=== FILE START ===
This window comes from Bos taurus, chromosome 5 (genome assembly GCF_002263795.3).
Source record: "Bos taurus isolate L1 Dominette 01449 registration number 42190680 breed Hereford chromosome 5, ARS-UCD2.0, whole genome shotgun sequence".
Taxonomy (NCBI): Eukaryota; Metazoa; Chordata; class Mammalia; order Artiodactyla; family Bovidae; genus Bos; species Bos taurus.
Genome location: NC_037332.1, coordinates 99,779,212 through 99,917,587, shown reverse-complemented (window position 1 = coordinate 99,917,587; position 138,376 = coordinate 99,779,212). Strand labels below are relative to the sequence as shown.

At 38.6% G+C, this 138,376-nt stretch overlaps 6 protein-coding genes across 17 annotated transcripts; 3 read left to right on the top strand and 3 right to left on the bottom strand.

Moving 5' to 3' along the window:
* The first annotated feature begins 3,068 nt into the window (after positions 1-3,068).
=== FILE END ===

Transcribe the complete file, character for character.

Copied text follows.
This window comes from Bos taurus, chromosome 5 (genome assembly GCF_002263795.3).
Source record: "Bos taurus isolate L1 Dominette 01449 registration number 42190680 breed Hereford chromosome 5, ARS-UCD2.0, whole genome shotgun sequence".
Taxonomy (NCBI): Eukaryota; Metazoa; Chordata; class Mammalia; order Artiodactyla; family Bovidae; genus Bos; species Bos taurus.
Genome location: NC_037332.1, coordinates 99,779,212 through 99,917,587, shown reverse-complemented (window position 1 = coordinate 99,917,587; position 138,376 = coordinate 99,779,212). Strand labels below are relative to the sequence as shown.

At 38.6% G+C, this 138,376-nt stretch overlaps 6 protein-coding genes across 17 annotated transcripts; 3 read left to right on the top strand and 3 right to left on the bottom strand.

Moving 5' to 3' along the window:
* The first annotated feature begins 3,068 nt into the window (after positions 1-3,068).